Valderrama-Herrera, M., Cardenas, S. A., Calvo-Mac, C., Celi-Vértiz, R. G., Chumpitaz-Levano, V. L., Flores-Miranda, W. E., … De-la-Torre, G. E. (2023). Rajids ovipositing on marine litter: A potential threat to their survival. Marine Pollution Bulletin, 191, 114941. doi:10.1016/j.marpolbul.2023.114941
Dulvy, N. K., Pacoureau, N., Rigby, C. L., Pollom, R. A., Jabado, R. W., Ebert, D. A., … Simpfendorfer, C. A. (2021). Overfishing drives over one-third of all sharks and rays toward a global extinction crisis. Current Biology, 31(22), 5118-5119. doi:10.1016/j.cub.2021.11.008

Animals, Biodiversity, Coastal Ecosystems, Conservation, Fish, Marine Animals, Marine Biodiversity, Marine Conservation, Marine Protected Areas, Oceans, Plastic, Pollution, Protected Areas, Rays, Sharks And Rays, Wildlife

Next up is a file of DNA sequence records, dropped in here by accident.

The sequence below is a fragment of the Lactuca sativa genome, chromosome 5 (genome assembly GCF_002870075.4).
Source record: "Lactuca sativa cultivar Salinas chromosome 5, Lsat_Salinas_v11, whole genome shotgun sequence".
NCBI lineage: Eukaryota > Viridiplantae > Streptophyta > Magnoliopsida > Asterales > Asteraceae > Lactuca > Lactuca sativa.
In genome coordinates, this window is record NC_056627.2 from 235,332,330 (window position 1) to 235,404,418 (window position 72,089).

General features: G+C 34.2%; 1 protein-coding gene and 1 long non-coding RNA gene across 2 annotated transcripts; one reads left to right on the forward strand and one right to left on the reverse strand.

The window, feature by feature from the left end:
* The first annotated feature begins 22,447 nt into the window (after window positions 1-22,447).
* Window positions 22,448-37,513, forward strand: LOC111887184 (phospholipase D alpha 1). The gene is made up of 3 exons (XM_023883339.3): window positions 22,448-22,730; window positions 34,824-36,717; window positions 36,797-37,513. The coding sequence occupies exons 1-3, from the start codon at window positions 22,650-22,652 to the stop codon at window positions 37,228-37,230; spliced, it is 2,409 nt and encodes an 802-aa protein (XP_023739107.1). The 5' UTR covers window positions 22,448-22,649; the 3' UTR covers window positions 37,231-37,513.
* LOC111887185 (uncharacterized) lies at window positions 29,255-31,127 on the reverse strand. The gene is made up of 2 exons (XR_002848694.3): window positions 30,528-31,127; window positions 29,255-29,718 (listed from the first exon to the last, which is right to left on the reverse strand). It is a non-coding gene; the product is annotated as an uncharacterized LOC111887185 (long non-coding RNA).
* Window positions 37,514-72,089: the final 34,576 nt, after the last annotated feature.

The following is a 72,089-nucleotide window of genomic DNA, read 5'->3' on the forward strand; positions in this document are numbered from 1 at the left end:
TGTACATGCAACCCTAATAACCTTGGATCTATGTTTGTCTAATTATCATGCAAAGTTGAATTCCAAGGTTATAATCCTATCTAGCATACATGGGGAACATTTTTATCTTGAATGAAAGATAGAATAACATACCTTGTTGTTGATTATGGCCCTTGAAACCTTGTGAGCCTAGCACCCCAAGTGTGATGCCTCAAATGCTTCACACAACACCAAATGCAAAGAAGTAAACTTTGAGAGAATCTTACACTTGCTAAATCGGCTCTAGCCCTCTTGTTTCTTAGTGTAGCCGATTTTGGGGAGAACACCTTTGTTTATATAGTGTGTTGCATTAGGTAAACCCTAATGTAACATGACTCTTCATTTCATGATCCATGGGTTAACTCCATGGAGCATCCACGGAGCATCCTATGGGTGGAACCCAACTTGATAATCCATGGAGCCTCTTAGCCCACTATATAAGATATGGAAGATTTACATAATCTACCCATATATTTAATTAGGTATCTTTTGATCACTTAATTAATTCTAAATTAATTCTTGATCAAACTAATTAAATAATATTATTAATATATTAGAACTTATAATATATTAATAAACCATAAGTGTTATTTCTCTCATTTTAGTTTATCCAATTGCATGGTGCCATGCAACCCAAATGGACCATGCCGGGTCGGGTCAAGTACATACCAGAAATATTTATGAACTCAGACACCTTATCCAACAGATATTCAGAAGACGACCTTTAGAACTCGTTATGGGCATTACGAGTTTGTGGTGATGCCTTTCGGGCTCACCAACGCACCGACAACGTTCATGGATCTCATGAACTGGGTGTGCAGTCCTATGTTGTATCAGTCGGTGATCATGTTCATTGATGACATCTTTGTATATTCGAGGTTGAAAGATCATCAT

Plastic pollution: Campaigners around the world are using the courts to clean up – but manufacturers are fighting back

Plastic pollution has become such major problem that it’s threatening our human rights. That’s the view of two UN special rapporteurs (human rights advisers) who recently issued a joint statement, warning against the “overwhelming toxic tidal wave” of plastic endangering us and the environment “in a myriad of ways over its life cycle”. They called for urgent action on dealing with this global crisis.

Such a call could not be timelier, as governments have achieved disappointingly little so far. Yes, most restrict single-use plastic bags, or some other type of single-use plastics. But such measures are clearly not enough.